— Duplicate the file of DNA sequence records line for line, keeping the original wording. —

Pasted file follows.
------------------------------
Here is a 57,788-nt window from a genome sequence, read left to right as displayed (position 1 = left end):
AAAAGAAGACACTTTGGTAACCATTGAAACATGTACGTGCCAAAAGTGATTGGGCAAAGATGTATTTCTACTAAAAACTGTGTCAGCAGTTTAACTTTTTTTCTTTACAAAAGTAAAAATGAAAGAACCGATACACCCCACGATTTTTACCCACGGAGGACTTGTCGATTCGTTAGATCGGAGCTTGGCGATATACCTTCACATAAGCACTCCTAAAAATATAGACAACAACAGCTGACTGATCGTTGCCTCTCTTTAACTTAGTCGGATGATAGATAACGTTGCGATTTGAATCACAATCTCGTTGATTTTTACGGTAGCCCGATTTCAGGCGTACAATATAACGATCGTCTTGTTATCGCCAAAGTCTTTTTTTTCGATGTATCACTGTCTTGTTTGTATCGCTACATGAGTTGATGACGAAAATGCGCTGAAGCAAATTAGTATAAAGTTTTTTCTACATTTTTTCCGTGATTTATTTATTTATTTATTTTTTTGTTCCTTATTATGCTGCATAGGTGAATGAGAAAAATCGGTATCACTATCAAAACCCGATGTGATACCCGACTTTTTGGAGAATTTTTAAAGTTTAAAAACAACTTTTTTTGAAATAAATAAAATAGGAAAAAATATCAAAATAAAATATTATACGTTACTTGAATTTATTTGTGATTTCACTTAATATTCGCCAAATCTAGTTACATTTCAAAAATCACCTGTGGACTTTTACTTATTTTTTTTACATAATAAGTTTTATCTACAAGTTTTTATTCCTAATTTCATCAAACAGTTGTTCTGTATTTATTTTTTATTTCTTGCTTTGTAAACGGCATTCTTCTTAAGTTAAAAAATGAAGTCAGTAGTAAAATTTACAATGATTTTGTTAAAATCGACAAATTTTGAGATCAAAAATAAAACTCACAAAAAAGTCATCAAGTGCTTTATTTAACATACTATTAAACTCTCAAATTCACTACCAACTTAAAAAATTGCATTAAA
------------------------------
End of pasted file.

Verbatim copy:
Here is a 57,788-nt window from a genome sequence, read left to right as displayed (position 1 = left end):
AAAAGAAGACACTTTGGTAACCATTGAAACATGTACGTGCCAAAAGTGATTGGGCAAAGATGTATTTCTACTAAAAACTGTGTCAGCAGTTTAACTTTTTTTCTTTACAAAAGTAAAAATGAAAGAACCGATACACCCCACGATTTTTACCCACGGAGGACTTGTCGATTCGTTAGATCGGAGCTTGGCGATATACCTTCACATAAGCACTCCTAAAAATATAGACAACAACAGCTGACTGATCGTTGCCTCTCTTTAACTTAGTCGGATGATAGATAACGTTGCGATTTGAATCACAATCTCGTTGATTTTTACGGTAGCCCGATTTCAGGCGTACAATATAACGATCGTCTTGTTATCGCCAAAGTCTTTTTTTTCGATGTATCACTGTCTTGTTTGTATCGCTACATGAGTTGATGACGAAAATGCGCTGAAGCAAATTAGTATAAAGTTTTTTCTACATTTTTTCCGTGATTTATTTATTTATTTATTTTTTTGTTCCTTATTATGCTGCATAGGTGAATGAGAAAAATCGGTATCACTATCAAAACCCGATGTGATACCCGACTTTTTGGAGAATTTTTAAAGTTTAAAAACAACTTTTTTTGAAATAAATAAAATAGGAAAAAATATCAAAATAAAATATTATACGTTACTTGAATTTATTTGTGATTTCACTTAATATTCGCCAAATCTAGTTACATTTCAAAAATCACCTGTGGACTTTTACTTATTTTTTTTACATAATAAGTTTTATCTACAAGTTTTTATTCCTAATTTCATCAAACAGTTGTTCTGTATTTATTTTTTATTTCTTGCTTTGTAAACGGCATTCTTCTTAAGTTAAAAAATGAAGTCAGTAGTAAAATTTACAATGATTTTGTTAAAATCGACAAATTTTGAGATCAAAAATAAAACTCACAAAAAAGTCATCAAGTGCTTTATTTAACATACTATTAAACTCTCAAATTCACTACCAACTTAAAAAATTGCATTAAA